What did you think of the news last week about treating kids with peanut allergies by exposing them to small amounts of peanut over time?

  7. Becky says:

    Wow! How scary! poor thing. I’m glad she has you for a mom though…

  8. Anna's Mommy says:

    Oh my goodness, what a scare. I’m glad your sweet girl is okay. What is so frustrating is that you can be so diligent practically all the time, but in one moment something like this can happen. From a kiss! Hugs to you all.

  9. heather says:

    I think I stumbled onto your blog months ago via lemmondrops. My 14 month old was just diagnosed with food allergies as well – milk, soy, and peanuts. He has a similar reaction to milk and soy. – immediate hives and redness. He has a much more serious allergy to peanuts but he’s never had them. I have the same fear as you. I wonder how he would react and what if I wasn’t there when he did. I will have to go back on your blog and read about how you are dealing with the allergies. Thanks!

  10. MissMVK says:

    Good thing Avery has a super mom like you watching out for her!

  11. LutherLiz says:

    Wow! How scary that must be. It must be challenging to have to be that vigilant.

  12. Rachel says:

    That’s way scary! I thought they could only have a reaction if they ingested it or inhaled something (like peanut dust). That’s really frightening. And poor Avery!

  13. Marketing Mama says:

    Thanks everyone!

    Fl Girl in Sydney — I always appreciate hearing your thoughts on the food allergy items, since you have personal experience.

    Rebecca – I did read about the peanut study as well as a number of critiques about the study including the type of nut powder they used… but regardless I’m glad to hear people are working on a cure and I hope they find one someday!

    Heather – great to see you here, thanks for your comment. Sorry to hear about food allergies in your family, but I’m happy to help answer questions or chat about my experience. Feel free to e-mail me at marketingmama@q.com if you’d like.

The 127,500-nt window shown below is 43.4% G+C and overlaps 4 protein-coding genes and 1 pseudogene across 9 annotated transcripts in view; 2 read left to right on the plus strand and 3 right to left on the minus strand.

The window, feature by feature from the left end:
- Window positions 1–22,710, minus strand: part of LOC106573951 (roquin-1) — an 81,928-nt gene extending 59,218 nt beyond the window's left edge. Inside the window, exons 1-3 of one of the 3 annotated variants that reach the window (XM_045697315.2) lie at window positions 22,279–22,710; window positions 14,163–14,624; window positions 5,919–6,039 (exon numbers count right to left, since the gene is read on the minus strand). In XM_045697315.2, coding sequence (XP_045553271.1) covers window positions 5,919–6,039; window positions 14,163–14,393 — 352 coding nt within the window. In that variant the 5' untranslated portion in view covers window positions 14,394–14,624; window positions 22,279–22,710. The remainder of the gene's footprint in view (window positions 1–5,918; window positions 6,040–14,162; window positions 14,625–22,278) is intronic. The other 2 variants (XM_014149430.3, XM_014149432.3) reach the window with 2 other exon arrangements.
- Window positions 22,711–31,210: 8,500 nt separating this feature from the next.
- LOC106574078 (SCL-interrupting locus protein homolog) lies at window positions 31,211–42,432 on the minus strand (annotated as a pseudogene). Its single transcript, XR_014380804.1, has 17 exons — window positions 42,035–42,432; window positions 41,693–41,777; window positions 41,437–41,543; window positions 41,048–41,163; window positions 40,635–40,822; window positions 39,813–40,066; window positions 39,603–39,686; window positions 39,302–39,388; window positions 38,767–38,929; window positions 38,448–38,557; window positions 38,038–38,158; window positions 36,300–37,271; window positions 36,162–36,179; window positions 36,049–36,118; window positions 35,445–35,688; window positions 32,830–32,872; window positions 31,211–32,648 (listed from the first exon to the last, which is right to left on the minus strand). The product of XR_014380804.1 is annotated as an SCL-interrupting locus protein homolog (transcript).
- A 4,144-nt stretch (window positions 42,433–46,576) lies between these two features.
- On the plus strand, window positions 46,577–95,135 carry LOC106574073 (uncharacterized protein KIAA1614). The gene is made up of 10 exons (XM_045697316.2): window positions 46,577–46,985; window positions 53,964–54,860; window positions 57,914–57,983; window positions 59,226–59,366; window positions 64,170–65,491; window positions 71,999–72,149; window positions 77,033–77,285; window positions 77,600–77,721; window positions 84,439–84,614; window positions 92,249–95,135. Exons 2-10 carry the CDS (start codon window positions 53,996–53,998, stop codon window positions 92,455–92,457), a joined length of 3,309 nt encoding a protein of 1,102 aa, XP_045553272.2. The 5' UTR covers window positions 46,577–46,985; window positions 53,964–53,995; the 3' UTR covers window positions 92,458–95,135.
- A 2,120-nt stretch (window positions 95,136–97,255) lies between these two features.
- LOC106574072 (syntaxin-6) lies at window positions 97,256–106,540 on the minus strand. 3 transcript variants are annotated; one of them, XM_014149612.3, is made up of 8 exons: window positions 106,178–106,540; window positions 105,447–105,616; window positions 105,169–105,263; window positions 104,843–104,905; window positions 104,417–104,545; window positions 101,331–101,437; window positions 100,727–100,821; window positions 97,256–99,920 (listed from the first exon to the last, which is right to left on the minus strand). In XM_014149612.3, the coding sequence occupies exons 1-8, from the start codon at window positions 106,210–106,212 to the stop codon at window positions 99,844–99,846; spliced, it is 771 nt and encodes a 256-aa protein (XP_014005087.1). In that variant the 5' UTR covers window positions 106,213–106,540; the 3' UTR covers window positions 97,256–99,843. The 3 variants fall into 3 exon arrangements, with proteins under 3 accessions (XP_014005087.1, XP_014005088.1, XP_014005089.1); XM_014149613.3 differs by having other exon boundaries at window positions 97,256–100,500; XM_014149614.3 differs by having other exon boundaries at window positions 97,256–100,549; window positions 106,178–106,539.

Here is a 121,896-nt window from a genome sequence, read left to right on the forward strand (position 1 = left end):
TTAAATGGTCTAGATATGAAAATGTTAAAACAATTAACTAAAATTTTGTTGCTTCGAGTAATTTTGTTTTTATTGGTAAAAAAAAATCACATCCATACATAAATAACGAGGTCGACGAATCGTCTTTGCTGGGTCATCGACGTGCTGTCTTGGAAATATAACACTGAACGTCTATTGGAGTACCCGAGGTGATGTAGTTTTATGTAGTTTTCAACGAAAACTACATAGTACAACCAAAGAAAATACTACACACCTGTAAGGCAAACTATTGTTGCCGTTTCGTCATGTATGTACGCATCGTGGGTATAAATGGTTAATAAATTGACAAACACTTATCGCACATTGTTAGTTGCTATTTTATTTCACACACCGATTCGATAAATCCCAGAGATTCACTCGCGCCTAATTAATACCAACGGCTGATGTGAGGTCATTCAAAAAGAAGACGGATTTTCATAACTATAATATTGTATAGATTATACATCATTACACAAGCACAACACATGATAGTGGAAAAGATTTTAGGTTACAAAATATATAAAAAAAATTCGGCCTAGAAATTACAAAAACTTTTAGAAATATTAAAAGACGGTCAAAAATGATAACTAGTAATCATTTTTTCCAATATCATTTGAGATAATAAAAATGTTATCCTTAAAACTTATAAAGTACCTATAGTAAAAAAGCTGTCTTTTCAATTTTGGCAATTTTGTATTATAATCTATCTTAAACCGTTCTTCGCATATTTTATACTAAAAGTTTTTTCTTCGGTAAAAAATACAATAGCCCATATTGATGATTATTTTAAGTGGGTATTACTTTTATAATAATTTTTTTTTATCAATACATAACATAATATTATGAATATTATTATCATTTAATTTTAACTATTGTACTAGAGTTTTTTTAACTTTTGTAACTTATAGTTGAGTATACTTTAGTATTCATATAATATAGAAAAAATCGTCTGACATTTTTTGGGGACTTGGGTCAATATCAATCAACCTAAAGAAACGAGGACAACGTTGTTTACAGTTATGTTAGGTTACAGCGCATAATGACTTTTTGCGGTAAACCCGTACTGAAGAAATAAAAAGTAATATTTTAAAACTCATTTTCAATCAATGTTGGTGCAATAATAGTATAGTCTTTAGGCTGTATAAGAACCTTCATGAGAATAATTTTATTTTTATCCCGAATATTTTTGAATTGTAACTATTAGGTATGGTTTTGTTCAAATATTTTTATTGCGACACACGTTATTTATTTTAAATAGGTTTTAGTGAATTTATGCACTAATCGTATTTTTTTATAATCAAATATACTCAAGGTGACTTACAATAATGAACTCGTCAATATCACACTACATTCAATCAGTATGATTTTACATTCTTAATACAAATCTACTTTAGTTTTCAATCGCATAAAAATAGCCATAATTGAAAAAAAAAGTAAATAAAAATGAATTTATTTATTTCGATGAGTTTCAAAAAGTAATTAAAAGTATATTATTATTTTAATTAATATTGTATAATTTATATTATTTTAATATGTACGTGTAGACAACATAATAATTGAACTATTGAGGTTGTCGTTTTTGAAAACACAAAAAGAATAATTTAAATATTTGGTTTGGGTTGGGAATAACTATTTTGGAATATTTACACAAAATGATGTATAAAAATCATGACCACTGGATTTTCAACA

14. Jessica says:

    I had no idea. Thanks for enlightening me. I am sure this post will help lots of people should they run into a similar situation. Glad to see she is doing okay and had you there to think quick and take necessary action.

  15. Holly Tried It says:

    My daughter’s face used to get red and splotchy within minutes of eating peaches. Now, she has no problems with peaches but is allergic to peanuts. I’m optimistic that within 10 years they will have a treatment/cure for food allergies. They better! I want to eat pizza without ramifications before I die…hopefully much sooner.

  16. Anonymous says:

    My brother has severe allergies to all nuts, most grains, some fruits, hay, dairy, corn starch, etc.
    He is a picky eater too.they have to force him to eat most of the time.
    Potatoes, & rice, and cocoa pebbles rice cereal, and most veggies, and chicken, and steak, and fruit roll ups, and tofu, and serbert, and most sushi is what he mainly eats.
    It's very difficult to get him to eat most things…
    He has had seizures which have him in the hospital overnight. He describes it as "I was sleeping" so I don't think he gets in too much pain…My dads an idiot loves baking things like pizza and all sorts of bread WHEAT IS WHAT HE LOVES TO PUT IN THE HOUSE. though the doctors said that if my bro is that allergic to gluten, we all are. yet only 4/7 in our family are gluten-free. you have to be careful about everything. We've homeschooled him, and stuff so no more worrying about school. every where he goes he wears a phany pack with his epipen inside. We are insanely careful about his allergies.